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Scientific Evaluation of Environmental Problems: Process and Steps

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  • 1:34 Scientific Assessment
  • 2:04 Environmental Risk Assessment
  • 3:14 Public Engagament
  • 4:25 Political Action
  • 5:17 Long-Term…
  • 6:28 Lesson Summary
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Lesson Transcript
Instructor: Margaret Cunningham

Margaret has taught many Biology and Environmental Science courses and has Master's degrees in Environmental Science and Education.

This lesson will explore how the process of scientific evaluation is used to solve environmental problems. We will also investigate the steps involved in the scientific evaluation of environmental problems and how they all work together to solve an important issue.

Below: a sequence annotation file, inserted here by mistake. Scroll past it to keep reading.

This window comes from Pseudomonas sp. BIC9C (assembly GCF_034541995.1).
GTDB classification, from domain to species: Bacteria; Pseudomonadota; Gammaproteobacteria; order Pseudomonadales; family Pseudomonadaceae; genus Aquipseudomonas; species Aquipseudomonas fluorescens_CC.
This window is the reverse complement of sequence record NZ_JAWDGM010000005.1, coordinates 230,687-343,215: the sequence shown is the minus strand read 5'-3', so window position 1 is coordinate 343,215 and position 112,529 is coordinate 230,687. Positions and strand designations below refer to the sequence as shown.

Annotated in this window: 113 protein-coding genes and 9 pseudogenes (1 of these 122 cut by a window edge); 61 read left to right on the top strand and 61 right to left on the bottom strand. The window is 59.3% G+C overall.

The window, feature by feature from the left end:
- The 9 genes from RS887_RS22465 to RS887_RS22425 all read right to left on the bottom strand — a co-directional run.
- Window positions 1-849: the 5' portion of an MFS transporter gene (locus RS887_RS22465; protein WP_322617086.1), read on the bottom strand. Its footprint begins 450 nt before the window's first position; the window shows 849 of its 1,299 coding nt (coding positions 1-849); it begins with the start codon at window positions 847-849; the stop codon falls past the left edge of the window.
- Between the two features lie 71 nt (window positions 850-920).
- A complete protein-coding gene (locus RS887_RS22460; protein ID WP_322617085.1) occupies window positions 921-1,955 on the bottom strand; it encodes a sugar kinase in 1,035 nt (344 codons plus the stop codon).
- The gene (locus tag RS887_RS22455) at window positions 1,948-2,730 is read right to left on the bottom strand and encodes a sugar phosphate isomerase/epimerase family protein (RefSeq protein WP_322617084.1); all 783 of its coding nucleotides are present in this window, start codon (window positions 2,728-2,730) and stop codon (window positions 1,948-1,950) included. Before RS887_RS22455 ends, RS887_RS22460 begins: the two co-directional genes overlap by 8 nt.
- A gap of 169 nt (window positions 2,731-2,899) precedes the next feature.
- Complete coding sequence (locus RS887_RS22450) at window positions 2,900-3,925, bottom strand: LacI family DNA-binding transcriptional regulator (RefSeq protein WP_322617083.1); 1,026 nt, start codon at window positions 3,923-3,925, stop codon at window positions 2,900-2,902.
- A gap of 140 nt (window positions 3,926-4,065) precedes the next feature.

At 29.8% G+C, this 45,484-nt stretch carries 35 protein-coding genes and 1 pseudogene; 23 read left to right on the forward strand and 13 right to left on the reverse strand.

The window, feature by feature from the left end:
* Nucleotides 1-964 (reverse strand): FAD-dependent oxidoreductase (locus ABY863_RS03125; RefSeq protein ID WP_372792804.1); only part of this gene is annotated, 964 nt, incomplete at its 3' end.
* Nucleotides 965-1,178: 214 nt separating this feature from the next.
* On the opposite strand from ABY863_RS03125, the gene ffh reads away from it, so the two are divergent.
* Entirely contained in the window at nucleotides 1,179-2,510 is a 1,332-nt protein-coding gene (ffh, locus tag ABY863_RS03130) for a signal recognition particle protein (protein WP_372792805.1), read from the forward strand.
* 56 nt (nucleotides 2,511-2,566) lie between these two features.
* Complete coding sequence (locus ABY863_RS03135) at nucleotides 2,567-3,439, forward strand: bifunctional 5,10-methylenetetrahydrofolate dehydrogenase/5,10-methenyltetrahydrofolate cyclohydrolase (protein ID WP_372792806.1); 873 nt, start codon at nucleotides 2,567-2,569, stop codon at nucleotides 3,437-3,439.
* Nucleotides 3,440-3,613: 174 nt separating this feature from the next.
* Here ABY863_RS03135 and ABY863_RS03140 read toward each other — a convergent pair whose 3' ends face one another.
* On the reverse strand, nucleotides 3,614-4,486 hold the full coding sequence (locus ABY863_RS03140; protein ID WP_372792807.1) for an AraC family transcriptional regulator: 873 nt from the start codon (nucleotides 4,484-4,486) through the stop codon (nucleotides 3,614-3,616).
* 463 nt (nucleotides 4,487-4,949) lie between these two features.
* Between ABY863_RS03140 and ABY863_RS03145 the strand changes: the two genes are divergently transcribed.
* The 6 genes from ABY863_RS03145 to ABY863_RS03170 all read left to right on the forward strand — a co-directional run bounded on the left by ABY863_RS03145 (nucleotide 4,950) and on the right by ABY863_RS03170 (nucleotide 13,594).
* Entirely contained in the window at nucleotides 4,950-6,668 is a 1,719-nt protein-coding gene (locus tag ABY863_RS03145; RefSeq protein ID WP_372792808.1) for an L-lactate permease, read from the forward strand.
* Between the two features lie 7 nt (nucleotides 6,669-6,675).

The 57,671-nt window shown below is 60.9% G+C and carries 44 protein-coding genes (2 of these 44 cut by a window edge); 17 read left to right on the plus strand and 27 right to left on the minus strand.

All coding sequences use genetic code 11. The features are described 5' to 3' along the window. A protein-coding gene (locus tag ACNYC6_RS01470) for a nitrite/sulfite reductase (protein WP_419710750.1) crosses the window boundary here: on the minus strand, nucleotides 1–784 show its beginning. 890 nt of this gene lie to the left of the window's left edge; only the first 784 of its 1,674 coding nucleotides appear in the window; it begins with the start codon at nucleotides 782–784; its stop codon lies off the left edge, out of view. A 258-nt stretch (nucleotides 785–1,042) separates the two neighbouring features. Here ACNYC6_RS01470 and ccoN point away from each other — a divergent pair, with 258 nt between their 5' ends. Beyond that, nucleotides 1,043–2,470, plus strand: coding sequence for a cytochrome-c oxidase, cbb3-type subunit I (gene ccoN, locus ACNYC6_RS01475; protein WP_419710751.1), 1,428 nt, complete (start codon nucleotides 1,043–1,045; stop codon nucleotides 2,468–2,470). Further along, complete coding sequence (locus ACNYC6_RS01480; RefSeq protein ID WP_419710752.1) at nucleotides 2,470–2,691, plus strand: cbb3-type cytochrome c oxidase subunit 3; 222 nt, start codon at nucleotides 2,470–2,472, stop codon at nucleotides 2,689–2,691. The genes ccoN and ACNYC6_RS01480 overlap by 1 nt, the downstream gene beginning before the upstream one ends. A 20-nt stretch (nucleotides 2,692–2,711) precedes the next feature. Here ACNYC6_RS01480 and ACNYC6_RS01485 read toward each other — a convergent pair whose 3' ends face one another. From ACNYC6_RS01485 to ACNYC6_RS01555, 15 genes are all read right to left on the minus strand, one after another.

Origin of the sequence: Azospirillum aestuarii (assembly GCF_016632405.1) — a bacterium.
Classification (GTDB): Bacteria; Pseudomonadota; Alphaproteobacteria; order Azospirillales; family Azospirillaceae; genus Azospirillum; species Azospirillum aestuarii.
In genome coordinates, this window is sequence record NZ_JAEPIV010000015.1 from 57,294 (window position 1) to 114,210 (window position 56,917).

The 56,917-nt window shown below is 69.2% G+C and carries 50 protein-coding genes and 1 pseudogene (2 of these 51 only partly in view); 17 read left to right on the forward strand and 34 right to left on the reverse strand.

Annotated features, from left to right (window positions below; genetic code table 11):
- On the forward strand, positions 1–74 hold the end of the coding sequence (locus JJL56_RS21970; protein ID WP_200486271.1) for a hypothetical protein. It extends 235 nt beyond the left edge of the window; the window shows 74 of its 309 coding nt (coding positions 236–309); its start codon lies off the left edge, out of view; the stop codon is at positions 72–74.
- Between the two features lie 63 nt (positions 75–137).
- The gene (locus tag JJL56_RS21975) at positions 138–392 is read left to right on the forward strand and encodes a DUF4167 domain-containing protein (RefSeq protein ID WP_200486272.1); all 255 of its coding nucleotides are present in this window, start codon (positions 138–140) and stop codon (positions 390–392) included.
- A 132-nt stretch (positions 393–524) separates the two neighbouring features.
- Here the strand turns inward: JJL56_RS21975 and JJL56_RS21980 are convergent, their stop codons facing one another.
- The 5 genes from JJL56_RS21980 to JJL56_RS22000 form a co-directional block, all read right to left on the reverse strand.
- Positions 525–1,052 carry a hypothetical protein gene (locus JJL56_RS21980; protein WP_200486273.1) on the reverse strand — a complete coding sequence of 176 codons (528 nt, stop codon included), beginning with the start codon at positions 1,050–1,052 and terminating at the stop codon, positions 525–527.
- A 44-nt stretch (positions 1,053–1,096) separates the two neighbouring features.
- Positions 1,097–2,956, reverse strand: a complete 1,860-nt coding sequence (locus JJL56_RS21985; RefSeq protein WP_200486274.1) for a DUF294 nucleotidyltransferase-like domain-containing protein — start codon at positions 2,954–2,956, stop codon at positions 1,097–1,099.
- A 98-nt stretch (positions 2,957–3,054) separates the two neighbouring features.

The Process of Scientific Evaluation

Many people think of science as a subject or a class they took in high school. Science is more than a set of facts and knowledge; it is a process of asking questions, making observations, and developing experiments to investigate and learn more about a specific topic. Scientific evaluation is very valuable because it makes it possible for us to investigate questions and learn more about the world around us.